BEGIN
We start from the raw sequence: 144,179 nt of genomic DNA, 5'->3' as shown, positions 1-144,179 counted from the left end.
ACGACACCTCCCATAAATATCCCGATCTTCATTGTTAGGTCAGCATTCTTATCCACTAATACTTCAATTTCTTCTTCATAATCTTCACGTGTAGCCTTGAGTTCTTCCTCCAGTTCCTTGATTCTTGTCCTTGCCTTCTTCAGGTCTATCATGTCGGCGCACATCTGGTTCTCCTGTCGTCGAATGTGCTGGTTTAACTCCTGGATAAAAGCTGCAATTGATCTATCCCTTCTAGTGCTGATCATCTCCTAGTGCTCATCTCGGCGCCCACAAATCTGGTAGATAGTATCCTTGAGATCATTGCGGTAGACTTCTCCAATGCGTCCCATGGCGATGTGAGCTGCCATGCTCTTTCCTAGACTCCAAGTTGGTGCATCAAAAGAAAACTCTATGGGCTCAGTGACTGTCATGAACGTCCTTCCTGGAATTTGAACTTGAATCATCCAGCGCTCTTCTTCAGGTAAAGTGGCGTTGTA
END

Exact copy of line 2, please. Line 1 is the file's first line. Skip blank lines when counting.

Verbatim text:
ACGACACCTCCCATAAATATCCCGATCTTCATTGTTAGGTCAGCATTCTTATCCACTAATACTTCAATTTCTTCTTCATAATCTTCACGTGTAGCCTTGAGTTCTTCCTCCAGTTCCTTGATTCTTGTCCTTGCCTTCTTCAGGTCTATCATGTCGGCGCACATCTGGTTCTCCTGTCGTCGAATGTGCTGGTTTAACTCCTGGATAAAAGCTGCAATTGATCTATCCCTTCTAGTGCTGATCATCTCCTAGTGCTCATCTCGGCGCCCACAAATCTGGTAGATAGTATCCTTGAGATCATTGCGGTAGACTTCTCCAATGCGTCCCATGGCGATGTGAGCTGCCATGCTCTTTCCTAGACTCCAAGTTGGTGCATCAAAAGAAAACTCTATGGGCTCAGTGACTGTCATGAACGTCCTTCCTGGAATTTGAACTTGAATCATCCAGCGCTCTTCTTCAGGTAAAGTGGCGTTGTA